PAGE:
Not that you go anywhere near full throttle in the Nevera until you’ve spent some decent time in it – because if you did, I suspect you would pass out. Seriously. You need to build up gradually to what this car is capable of, because when you do finally open it up – when all 1,888bhp/2,360Nm is unleashed and the torque vectoring systems allow all the power to be fully deployed to the road below via what is surely the world’s most capable ESC system – your mind will be completely wrecked momentarily. Depending on your take on such things you will then either recover and find the Nevera to be the most addictive and wondrously insane road car you’ve ever driven, or you will be terrified by it – or more likely, a fair bit of both.

Be in no doubt, this is beyond next level performance, even compared with cars such as the Bugatti Chiron Super Sport or the Ferrari SF90. And it doesn’t fade as the speed rises, as it tends to in most other high-powered EVs. Instead, the Nevera pulls as hard at 150mph as it does at 15mph. Indeed, you don’t actually get full traction in it until somewhere between 90-100mph, say Rimac’s engineers, because up until that point the ESC system holds back some of the power subtly to ensure there is no slip.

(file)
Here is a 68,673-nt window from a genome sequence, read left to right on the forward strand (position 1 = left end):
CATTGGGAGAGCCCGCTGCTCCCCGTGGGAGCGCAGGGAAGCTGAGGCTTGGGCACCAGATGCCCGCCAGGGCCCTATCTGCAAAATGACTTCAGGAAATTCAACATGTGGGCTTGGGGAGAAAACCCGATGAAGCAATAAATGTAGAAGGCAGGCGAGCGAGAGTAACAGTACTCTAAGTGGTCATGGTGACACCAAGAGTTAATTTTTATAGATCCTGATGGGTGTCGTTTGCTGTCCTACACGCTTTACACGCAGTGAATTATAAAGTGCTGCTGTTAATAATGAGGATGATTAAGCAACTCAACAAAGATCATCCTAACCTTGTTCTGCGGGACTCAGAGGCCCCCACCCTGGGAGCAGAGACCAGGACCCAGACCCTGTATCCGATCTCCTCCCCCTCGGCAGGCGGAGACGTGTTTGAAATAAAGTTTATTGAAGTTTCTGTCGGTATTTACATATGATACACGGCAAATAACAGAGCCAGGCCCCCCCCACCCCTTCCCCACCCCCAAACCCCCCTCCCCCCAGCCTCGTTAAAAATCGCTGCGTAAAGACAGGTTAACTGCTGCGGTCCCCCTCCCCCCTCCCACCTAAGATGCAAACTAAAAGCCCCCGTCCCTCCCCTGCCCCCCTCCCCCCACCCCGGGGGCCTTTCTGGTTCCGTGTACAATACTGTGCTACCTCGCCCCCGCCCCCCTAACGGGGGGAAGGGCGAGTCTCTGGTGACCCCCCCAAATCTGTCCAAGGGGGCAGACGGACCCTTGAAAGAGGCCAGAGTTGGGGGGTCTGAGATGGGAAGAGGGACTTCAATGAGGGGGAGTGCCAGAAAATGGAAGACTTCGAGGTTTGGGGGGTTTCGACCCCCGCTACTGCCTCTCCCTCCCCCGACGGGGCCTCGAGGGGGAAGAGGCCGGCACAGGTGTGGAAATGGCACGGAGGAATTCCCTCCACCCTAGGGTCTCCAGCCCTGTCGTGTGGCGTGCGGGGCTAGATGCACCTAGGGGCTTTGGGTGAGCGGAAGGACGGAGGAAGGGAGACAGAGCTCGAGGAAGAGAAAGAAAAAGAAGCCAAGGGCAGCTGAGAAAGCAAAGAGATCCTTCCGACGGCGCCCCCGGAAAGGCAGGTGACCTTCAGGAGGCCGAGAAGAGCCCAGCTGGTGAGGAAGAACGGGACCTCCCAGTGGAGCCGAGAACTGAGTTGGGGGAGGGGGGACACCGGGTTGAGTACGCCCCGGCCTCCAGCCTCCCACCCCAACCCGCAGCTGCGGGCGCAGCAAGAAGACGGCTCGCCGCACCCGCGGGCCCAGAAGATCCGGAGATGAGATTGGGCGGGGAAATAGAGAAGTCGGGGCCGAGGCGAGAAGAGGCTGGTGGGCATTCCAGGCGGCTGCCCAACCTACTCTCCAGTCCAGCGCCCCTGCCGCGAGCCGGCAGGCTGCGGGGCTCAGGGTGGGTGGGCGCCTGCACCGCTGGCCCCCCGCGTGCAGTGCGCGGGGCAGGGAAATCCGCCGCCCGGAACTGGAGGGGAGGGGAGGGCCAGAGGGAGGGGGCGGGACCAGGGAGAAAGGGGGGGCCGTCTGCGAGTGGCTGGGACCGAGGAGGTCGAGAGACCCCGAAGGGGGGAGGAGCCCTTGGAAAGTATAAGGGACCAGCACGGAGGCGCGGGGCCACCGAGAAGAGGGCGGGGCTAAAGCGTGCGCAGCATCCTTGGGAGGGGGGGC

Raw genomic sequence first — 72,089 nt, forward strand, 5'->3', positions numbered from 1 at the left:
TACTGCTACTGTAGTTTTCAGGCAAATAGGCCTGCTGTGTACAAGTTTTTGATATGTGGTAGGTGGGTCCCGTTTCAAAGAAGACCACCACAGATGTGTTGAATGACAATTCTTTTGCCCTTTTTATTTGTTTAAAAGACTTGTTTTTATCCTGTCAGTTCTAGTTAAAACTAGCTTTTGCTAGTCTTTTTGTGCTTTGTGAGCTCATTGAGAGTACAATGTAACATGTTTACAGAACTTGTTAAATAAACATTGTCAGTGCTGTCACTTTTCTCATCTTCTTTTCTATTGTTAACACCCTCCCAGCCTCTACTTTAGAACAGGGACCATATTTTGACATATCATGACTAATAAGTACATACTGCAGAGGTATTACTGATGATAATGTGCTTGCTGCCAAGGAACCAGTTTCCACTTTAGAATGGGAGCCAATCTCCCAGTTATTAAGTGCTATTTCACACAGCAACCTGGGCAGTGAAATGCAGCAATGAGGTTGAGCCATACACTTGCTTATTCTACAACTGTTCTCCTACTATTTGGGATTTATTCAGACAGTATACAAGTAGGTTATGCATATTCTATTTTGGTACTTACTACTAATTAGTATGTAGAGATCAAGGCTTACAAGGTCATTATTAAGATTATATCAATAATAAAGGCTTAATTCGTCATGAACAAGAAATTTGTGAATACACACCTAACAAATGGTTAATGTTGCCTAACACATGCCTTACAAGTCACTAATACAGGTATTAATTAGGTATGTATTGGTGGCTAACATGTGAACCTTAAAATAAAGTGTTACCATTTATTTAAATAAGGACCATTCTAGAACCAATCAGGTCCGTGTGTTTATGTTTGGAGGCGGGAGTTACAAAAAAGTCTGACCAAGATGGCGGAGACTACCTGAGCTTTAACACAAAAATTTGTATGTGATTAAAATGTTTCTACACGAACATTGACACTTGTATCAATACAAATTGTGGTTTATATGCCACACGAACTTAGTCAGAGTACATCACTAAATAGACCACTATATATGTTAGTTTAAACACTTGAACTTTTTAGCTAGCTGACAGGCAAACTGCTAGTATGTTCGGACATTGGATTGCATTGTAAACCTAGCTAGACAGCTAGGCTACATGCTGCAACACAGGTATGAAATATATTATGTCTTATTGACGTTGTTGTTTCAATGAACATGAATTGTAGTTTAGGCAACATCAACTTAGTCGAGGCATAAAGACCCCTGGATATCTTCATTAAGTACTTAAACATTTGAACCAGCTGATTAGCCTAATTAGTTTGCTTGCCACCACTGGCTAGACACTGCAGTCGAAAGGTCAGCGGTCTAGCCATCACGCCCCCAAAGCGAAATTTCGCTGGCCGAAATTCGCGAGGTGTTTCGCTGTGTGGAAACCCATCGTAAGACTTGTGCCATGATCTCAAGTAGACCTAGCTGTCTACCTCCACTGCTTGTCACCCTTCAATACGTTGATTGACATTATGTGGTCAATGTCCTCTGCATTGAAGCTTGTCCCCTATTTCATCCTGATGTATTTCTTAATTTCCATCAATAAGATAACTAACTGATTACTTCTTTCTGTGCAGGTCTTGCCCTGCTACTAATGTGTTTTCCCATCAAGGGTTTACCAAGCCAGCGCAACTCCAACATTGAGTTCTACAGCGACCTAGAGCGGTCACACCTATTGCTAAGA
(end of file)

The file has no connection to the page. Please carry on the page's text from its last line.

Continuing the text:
Or you can select Drift mode, which will allow you to do 500-yard power slides if you fancy yourself as the new second-coming of car control – or you can turn everything off and hold on. In which case you should probably be nailed to the cross.

Either way, it is apocalyptically fast. Yet the even more incredible realisation is that it has the brakes, steering, handling, body control and pure driveability to match. In other words, it’s not just an insanely fast car but also a massively engaging and entertaining one to drive, too, which is probably the biggest revelation of all, truth be told.

Issues? The fact there’s no engine noise is a bit weird to begin with, but then the Nevera is far from silent as it glides and gently screams its way across the landscape. The sounds it makes are actually pretty interesting, truth be told. It’s also quite expensive at £2.4m and there will only ever be 150 made. Around 50 have already been sold, the first of which went to one Nico Rosberg, in case you were curious what sort of punters this car is aimed at.

Other than that, not a lot. Unless you count obliterating the rulebook on how fast – and how good – hypercars can be from this moment onwards as an issue, and I for one certainly don’t.

Model: Rimac Nevera
Price: £2.4million
Powertrain: 120kWh battery/4x e-motors
Power/torque: 1,888bhp/2,360Nm
Transmission: Single-speed automatic, four-wheel drive 
0-62mph: 1.9 seconds
Top speed: 219mph
Range: 340 miles
CO2: 500kW (10-80% 19mins)
On sale: Now